Sat, Feb 21, 2009 - Page 3 News List

Ties between Taiwan and Paraguay still strong: Ma

By Jenny W. Hsu  /  STAFF REPORTER

Relations between Taiwan and Paraguay remain strong and both countries would continue ongoing joint projects, President Ma Ying-jeou (馬英九) said yesterday.

Ma made the remarks at a meeting with Enrique Salyn Buzarquis Caceres, speaker of the Chamber of Deputies of Taiwan’s only South American ally.


Paraguay forged ties with the Republic of China in 1957. Despite the long history of friendship, there were reports that Asuncion had considered switching allegiance to China when Paraguayan President Fernando Lugo, a leftist and a former bishop, was elected to office last April. In an effort to safeguard relations, Ma flew to Asuncion in August on his first foreign tour as president to attend Lugo’s inauguration.

Prior to his victory, Lugo went on the record assaying he was open to establishing relations with all countries, including China.

Last September Paraguay declined to throw its weight behind Taiwan’s annual UN bid.

“We will no longer vote [at the UN] for Taiwan despite the fact we recognize the aid the country has provided,” Lugo was quoted saying in an Associated Press report at the time.

The Ministry of Foreign Affairs says that Lugo has been unable to visit Taiwan because of his busy schedule in dealing with domestic matters.

Ma yesterday recalled attending Lugo’s inauguration and meeting many important policy makers and said that bilateral links were expected to be further strengthened as the two nations continue their agricultural, military and economic cooperation.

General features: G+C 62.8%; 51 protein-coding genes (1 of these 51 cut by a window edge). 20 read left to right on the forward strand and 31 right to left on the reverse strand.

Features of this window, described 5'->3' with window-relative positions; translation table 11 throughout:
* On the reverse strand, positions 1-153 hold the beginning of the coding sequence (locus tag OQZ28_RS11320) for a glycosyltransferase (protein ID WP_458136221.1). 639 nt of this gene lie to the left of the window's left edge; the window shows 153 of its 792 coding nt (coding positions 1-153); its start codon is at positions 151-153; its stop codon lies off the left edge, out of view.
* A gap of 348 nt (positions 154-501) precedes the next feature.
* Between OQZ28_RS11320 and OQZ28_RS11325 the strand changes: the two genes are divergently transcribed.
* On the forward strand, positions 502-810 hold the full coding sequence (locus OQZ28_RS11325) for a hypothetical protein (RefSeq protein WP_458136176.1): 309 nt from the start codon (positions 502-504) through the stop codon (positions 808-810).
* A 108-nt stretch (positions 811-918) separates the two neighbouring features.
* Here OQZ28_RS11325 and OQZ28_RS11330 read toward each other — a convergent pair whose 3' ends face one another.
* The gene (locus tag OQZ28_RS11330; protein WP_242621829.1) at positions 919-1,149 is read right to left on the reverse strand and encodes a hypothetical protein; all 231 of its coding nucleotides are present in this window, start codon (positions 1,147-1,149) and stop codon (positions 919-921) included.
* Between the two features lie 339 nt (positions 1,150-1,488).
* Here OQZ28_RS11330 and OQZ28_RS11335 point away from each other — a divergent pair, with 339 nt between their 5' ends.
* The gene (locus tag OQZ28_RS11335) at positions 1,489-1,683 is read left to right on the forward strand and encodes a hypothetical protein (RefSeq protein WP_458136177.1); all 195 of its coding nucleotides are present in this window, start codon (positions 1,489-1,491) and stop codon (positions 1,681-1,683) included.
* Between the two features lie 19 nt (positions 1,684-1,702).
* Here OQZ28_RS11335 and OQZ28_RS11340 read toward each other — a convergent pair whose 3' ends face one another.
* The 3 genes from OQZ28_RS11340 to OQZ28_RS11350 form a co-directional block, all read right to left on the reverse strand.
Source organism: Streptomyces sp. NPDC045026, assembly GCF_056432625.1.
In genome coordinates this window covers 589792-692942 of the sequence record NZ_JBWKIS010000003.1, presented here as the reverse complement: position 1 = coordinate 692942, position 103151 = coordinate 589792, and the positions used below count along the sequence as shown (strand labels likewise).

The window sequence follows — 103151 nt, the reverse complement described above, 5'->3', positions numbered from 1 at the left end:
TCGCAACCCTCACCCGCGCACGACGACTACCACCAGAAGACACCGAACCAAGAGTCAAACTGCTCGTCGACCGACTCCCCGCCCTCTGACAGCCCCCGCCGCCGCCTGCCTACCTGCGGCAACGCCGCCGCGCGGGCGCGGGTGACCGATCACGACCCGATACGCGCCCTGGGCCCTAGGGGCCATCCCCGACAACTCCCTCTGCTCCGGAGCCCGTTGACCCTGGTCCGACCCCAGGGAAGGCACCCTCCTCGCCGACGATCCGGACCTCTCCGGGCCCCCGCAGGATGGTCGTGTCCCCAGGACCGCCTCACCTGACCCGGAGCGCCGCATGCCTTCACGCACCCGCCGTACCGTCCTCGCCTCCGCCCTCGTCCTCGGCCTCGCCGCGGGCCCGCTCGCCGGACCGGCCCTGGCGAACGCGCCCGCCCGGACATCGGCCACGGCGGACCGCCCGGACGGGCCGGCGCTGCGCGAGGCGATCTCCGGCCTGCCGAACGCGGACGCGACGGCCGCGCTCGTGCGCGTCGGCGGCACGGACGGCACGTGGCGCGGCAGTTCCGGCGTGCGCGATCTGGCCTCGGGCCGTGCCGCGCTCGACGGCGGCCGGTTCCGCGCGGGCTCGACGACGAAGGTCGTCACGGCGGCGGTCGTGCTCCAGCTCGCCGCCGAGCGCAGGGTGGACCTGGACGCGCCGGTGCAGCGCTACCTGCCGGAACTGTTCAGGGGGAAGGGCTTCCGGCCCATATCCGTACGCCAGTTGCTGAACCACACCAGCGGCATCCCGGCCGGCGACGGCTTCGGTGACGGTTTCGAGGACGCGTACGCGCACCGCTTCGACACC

In related news, a Central News Agency (CNA) report yesterday said that former Panamanian ambassador to Taiwan Jose Antonio Dominguez insisted Taiwan had not made any direct donation to the former Moscoso administration as a fund mismanagement trial continues against Ruby Moscoso, a sister of the former president Mireya Moscoso who served as the first lady.

It has been alleged that the Moscosos fraudulently used US$13.7 million of a US$45 million donation given by Taiwan in 2004 to the Mar de Sur Foundation, a state-created social welfare program. The former government officials said that the money was under the control of the foundation, not the administration.

In an interview with CNA, Panamanian Ambassador Simon Ko (柯森耀) declined to comment on the trial, saying the Taiwan government respects Panama’s judicial process and that it would be inappropriate for him to comment on the case.

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